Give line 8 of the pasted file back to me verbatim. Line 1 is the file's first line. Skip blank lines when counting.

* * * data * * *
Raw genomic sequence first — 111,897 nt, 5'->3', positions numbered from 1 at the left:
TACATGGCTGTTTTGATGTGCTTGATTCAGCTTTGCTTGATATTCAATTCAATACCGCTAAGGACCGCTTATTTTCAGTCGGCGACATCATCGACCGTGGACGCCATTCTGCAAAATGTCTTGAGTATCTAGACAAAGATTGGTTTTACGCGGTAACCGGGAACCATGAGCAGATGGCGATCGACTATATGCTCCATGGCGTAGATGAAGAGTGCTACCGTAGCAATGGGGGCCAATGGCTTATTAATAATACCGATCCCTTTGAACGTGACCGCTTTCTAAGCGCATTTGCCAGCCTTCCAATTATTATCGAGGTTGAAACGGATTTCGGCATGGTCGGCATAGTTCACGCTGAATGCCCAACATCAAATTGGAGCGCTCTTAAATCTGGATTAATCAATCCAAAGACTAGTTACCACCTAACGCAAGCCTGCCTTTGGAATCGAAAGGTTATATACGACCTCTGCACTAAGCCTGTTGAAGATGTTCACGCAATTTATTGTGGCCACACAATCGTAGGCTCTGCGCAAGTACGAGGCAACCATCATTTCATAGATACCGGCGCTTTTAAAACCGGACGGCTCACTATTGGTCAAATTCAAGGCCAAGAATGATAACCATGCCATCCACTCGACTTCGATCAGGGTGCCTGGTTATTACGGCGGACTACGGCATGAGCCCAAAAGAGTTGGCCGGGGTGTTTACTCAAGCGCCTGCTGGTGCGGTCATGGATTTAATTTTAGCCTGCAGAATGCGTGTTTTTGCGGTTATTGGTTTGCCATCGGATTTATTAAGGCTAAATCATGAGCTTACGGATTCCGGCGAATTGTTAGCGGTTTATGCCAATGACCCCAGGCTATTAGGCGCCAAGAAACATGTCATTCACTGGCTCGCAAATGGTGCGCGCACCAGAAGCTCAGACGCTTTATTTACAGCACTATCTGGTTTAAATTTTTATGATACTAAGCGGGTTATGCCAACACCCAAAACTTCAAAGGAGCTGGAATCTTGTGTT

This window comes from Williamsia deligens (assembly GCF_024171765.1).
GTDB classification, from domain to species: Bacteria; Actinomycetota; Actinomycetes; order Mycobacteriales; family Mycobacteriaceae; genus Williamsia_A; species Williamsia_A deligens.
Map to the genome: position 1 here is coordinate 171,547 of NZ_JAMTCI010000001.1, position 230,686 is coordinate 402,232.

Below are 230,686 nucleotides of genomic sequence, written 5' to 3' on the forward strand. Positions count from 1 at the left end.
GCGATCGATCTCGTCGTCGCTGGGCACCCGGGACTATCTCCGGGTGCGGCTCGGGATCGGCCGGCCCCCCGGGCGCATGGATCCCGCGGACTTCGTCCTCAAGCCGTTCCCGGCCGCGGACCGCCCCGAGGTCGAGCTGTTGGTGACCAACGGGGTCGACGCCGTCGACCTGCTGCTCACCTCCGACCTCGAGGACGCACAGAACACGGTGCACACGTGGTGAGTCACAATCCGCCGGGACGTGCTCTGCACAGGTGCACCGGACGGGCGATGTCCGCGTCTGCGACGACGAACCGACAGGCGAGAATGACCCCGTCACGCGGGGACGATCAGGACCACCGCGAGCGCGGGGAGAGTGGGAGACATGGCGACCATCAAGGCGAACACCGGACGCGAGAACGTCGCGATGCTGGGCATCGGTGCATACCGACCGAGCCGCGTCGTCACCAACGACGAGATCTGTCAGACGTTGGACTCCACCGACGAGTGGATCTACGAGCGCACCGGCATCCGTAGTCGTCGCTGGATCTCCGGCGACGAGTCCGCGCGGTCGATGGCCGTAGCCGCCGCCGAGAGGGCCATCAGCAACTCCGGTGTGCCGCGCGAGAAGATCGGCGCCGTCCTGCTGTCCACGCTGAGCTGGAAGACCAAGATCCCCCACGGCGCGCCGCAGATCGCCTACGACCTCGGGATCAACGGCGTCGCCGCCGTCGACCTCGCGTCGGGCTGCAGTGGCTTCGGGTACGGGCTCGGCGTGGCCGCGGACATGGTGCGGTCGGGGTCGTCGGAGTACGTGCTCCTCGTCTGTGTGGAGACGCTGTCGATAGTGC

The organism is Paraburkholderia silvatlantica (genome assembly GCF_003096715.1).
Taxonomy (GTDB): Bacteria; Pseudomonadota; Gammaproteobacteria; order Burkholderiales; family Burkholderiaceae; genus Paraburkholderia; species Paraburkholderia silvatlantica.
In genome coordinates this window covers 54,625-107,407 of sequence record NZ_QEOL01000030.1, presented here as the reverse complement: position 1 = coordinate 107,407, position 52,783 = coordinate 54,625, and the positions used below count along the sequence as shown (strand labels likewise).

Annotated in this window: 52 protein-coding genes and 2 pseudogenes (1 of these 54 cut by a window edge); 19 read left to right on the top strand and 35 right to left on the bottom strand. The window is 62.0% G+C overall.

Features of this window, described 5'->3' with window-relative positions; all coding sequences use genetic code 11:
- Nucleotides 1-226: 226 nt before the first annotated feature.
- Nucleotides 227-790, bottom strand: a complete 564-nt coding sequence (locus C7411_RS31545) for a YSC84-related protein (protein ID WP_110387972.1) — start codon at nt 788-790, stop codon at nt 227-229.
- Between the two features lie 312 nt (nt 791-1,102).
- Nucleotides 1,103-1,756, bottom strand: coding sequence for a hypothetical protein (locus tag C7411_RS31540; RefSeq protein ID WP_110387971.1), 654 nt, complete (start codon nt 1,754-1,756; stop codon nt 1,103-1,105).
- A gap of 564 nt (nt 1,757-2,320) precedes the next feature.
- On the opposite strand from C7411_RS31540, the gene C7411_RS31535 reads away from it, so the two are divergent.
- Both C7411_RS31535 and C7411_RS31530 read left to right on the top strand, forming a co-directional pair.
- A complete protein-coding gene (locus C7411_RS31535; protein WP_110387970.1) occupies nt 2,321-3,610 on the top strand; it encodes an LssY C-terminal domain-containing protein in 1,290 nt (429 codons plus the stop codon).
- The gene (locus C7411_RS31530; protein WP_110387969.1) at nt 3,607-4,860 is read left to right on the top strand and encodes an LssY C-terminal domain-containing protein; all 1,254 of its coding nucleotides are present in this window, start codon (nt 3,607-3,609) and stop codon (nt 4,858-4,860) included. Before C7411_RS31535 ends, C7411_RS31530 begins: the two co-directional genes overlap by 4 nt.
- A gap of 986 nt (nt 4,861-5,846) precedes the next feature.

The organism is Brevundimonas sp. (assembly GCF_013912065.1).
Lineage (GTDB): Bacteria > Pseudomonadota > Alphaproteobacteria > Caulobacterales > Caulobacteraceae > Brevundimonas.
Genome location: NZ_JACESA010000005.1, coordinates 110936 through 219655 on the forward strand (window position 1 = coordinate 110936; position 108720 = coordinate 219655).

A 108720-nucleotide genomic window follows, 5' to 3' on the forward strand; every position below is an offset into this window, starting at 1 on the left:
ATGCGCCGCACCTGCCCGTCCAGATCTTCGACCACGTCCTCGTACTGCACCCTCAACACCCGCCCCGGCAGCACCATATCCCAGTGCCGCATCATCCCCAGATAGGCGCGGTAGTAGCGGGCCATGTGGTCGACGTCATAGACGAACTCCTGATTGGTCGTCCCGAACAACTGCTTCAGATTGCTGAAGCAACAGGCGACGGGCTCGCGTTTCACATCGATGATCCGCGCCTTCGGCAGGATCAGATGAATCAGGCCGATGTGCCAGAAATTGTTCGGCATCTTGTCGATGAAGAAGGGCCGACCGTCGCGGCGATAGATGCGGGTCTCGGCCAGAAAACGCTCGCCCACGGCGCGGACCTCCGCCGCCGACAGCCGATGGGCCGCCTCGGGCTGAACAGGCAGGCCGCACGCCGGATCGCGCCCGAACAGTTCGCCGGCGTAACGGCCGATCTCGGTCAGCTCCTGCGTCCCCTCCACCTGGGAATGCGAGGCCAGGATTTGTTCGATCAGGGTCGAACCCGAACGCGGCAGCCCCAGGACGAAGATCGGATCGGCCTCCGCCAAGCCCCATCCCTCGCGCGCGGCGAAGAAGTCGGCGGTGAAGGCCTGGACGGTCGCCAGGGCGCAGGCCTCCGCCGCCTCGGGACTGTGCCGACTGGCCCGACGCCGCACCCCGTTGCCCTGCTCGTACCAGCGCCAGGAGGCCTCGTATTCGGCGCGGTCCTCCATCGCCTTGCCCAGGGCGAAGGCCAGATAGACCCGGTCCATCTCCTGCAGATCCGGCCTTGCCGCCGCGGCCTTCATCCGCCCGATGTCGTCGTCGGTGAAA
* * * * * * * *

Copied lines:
The organism is Paraburkholderia silvatlantica (genome assembly GCF_003096715.1).